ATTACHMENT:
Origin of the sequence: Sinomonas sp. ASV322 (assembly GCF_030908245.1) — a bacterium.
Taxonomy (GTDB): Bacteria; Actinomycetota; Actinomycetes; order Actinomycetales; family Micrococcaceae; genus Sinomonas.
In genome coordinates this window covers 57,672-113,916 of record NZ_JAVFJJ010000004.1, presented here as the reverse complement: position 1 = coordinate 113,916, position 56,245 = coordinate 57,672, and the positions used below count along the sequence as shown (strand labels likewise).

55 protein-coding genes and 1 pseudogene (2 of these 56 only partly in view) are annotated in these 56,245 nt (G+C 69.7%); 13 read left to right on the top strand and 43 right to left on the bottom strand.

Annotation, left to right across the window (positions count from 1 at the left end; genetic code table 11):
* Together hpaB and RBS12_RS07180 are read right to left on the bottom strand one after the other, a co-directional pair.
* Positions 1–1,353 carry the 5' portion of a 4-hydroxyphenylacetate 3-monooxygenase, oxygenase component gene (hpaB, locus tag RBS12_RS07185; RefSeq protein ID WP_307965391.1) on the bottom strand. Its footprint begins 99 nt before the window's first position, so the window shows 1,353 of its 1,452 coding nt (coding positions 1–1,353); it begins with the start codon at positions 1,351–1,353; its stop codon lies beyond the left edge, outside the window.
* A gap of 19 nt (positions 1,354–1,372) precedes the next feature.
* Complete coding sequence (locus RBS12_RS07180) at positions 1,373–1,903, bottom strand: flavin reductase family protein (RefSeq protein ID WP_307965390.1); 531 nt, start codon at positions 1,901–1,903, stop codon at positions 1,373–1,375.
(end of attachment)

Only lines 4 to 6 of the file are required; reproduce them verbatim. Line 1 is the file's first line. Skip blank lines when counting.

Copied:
55 protein-coding genes and 1 pseudogene (2 of these 56 only partly in view) are annotated in these 56,245 nt (G+C 69.7%); 13 read left to right on the top strand and 43 right to left on the bottom strand.

Annotation, left to right across the window (positions count from 1 at the left end; genetic code table 11):
* Together hpaB and RBS12_RS07180 are read right to left on the bottom strand one after the other, a co-directional pair.